FAMILY TREE TRACKLISTING
New Kinda Feelin
Carry Me on Down the Road
My Last Breath
Southern Fried Friday Night
Dancin’ in the Rain (featuring Warren Haynes)
You Got the Blues
I Need a Woman
Get Me Over You
Reviewed by Casper of Rohan
Seventeen years together as a group, the four constant and founding members of Black Stone Cherry are poised to release their sixth album, Family Tree through Mascot on April 20th. Lets just pause a moment and reflect on how rare and special this band really is. Seventeen years together, doubtless with all the highs and lows that life places in all our paths, and that road must be many times more difficult with the pressures of performing, recording and time away from loved ones, yet their resilience remains unfaltering to this day.
If you have been fortunate enough to spend some time with the band you will have a limited understanding as to why this may be the case. After many public chats and time spent together in more private encounters, I know John Fred, Jon, Ben and Chris to be humble, well mannered, kind, generous and sincere people of the first order. Maybe it’s their Kentucky upbringing, perhaps the environs of real world life in small town Edmonton or simply that these guys are just genuine rockers doing it all for the love of music and humility is part of their appeal, but which ever is closest to fact, they are the family who plays and stays together. No one could possibly argue that the long days spent in the practice house that graced the cover of their last album Kentucky, listening to their kin in the Kentucky Headhunters, with concert posters form past masters keeping out the cold along the walls and windows, were inducted from birth into the greater rock and roll family.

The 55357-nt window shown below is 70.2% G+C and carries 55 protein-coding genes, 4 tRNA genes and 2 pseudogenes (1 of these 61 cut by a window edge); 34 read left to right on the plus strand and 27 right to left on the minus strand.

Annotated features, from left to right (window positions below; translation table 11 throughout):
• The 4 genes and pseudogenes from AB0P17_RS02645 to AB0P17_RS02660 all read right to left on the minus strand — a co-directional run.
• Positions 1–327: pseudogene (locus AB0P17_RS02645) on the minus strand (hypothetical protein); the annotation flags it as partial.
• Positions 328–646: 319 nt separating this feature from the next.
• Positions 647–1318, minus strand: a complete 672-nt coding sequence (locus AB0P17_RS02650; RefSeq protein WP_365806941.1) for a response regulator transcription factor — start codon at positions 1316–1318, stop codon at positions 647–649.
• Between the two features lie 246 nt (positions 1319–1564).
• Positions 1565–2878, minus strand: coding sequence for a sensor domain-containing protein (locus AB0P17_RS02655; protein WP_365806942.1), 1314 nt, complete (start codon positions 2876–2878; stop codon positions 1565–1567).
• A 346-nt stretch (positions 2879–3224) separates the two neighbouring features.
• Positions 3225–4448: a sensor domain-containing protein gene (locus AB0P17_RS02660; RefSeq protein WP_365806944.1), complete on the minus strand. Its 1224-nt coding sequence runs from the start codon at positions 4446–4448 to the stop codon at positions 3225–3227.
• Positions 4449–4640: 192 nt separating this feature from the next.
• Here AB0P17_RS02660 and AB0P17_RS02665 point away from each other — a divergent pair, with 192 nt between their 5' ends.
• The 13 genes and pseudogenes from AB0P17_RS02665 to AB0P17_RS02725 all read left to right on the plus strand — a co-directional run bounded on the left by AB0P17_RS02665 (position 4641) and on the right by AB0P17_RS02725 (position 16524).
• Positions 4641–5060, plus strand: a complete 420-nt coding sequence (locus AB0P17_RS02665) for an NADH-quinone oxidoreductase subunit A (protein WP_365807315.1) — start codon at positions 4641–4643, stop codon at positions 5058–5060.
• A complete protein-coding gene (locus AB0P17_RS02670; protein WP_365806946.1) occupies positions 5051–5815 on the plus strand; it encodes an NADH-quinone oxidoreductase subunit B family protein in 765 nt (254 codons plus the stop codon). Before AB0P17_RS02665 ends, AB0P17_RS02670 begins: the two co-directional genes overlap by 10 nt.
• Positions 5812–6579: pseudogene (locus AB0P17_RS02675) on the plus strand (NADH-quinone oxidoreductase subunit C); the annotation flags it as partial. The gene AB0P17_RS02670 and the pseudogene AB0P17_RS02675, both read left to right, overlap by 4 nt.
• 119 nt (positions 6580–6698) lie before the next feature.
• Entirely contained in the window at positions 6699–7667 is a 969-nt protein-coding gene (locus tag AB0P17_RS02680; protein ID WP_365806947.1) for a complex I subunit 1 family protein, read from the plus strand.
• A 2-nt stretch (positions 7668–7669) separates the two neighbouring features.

The music has always carried the hallmarks of truly great, blues infused southern rock but delivered with their own unique style and their many influences have been present every step of the way. The last release from Black Stone Cherry in extended play Black To Blues is testament to how deep the rock and blues heritage runs in their very souls. Now the real truth is that news of any recording from Black Stone Cherry causes cartwheels and back-flips in the hallways of Silver Tiger Media, with hoots of glee, hollers of excitement and the odd “damn y’all” in celebration, so without me over frying the twelve secret spices, it’s time to let this homage to rock forefathers to speak for itself.
John Fred taps the intro and immediately the Black Stone Cherry lads are thrashing us with raw rock and roll with Bad Habit. Keeping to a solid initial tempo and killer groove that has you strutting around proudly declaring that this music is your bad habit but hold on to your truckers hat, because a short bridge from Ben suddenly shifts into a perfect backing accompaniment to a soaring solo and then we are back, breathless and bewildered. Yup, one track in and you can just feel that Black Stone Cherry have managed to produce another killer album, but bigger, louder, harder and, if it was at all possible, better than anything before. You simply must love the personal touch of leaving some studio ‘smack’ in the audio. Superb.